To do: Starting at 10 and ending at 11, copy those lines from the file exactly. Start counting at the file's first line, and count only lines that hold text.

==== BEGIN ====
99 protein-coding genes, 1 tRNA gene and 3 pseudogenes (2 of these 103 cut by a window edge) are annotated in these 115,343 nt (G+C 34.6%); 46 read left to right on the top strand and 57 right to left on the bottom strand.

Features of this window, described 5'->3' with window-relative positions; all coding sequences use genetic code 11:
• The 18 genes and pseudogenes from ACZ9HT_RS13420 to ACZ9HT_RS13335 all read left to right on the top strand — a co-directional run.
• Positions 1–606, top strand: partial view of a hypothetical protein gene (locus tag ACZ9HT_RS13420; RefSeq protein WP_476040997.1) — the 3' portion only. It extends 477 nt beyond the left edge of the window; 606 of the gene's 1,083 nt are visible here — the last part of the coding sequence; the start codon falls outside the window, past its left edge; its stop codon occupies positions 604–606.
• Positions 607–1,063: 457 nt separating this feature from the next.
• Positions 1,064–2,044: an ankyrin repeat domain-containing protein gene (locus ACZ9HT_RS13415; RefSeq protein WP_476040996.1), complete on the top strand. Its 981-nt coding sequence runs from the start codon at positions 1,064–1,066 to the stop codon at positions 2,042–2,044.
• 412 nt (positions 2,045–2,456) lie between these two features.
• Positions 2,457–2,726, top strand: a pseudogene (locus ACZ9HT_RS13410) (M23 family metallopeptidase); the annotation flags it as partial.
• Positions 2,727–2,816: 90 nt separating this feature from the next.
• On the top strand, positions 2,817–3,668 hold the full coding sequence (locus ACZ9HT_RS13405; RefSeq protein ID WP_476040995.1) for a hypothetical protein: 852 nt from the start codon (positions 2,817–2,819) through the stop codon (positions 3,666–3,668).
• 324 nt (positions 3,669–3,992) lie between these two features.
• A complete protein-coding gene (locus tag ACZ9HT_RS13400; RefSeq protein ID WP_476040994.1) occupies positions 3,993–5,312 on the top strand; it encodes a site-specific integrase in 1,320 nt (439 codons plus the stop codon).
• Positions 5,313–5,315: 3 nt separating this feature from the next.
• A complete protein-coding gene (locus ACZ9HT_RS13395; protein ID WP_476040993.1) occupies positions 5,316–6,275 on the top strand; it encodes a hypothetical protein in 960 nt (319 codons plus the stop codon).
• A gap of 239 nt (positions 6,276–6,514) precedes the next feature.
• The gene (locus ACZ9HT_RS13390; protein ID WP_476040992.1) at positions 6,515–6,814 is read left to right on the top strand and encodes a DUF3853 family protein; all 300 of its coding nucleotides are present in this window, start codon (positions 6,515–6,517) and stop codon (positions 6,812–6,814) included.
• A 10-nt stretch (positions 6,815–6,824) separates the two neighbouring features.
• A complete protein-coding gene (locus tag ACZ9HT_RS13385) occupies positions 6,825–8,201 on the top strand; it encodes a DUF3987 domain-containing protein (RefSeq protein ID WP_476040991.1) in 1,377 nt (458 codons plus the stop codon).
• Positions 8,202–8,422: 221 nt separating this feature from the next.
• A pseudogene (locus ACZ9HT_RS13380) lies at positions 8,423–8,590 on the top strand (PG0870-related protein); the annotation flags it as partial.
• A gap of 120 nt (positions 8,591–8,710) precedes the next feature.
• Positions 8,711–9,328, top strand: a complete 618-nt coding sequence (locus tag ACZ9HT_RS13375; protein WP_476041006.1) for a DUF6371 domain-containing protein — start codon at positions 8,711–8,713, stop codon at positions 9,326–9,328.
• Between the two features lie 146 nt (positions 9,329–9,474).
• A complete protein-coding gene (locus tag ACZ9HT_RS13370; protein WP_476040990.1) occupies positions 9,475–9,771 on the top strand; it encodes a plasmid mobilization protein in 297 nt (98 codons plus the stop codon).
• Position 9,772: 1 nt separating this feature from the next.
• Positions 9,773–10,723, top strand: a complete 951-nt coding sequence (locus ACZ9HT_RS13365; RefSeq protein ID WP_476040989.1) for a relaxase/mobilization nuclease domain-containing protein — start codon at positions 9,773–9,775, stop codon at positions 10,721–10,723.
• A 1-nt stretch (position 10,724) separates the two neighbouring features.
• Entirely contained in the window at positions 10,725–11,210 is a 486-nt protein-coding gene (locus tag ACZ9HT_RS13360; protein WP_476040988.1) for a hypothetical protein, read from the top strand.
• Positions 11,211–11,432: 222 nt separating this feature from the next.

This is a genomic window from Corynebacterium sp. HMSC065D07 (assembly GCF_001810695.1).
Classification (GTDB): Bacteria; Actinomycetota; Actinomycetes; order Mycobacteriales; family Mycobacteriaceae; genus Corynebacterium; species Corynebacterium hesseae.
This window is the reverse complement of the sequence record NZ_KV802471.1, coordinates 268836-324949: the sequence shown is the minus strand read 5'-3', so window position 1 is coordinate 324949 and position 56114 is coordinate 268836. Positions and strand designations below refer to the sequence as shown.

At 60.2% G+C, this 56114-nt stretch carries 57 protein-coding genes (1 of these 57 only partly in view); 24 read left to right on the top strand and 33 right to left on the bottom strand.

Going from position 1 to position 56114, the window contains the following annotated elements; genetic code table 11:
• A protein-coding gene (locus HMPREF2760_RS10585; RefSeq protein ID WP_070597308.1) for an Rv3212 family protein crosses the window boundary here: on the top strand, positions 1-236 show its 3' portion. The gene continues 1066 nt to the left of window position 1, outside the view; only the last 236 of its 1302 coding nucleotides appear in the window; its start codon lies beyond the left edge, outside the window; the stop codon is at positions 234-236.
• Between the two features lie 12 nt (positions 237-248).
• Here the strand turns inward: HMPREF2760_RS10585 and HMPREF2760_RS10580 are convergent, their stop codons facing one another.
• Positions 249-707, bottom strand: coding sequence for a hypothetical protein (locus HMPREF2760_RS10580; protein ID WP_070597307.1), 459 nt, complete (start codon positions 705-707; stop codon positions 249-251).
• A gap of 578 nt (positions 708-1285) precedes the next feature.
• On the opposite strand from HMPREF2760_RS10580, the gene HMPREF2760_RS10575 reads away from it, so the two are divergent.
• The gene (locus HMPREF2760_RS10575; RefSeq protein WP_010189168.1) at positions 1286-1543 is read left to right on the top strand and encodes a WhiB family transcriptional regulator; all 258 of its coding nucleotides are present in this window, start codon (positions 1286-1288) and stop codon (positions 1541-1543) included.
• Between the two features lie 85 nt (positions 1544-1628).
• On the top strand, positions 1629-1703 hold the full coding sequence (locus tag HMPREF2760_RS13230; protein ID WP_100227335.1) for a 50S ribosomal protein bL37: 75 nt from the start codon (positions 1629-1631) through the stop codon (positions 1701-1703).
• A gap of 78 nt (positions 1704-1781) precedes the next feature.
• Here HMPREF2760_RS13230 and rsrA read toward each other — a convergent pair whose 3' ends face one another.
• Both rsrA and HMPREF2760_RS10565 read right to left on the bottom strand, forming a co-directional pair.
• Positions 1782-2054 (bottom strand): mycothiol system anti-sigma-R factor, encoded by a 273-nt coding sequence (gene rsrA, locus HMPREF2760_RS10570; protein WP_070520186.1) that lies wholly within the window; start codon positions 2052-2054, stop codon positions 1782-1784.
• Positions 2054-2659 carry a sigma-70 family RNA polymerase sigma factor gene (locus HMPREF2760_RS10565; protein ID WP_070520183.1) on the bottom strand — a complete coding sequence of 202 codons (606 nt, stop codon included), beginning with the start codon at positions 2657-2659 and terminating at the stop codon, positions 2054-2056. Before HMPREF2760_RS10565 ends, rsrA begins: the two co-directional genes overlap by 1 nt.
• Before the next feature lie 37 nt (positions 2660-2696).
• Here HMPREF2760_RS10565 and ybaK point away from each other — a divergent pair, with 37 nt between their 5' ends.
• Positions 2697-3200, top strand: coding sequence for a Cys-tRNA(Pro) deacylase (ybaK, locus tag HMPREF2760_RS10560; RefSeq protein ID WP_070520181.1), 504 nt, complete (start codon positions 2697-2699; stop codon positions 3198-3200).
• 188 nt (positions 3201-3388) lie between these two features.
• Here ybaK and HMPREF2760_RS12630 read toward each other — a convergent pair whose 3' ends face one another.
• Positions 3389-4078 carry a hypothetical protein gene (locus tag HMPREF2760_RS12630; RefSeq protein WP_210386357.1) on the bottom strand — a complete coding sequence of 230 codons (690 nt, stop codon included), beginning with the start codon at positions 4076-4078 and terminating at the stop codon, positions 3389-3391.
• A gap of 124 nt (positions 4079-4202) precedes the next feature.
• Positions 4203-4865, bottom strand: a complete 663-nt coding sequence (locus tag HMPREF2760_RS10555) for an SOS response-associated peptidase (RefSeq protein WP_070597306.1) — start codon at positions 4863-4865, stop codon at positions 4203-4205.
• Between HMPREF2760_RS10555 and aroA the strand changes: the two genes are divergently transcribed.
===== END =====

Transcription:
• On the top strand, positions 2,817–3,668 hold the full coding sequence (locus ACZ9HT_RS13405; RefSeq protein ID WP_476040995.1) for a hypothetical protein: 852 nt from the start codon (positions 2,817–2,819) through the stop codon (positions 3,666–3,668).
• 324 nt (positions 3,669–3,992) lie between these two features.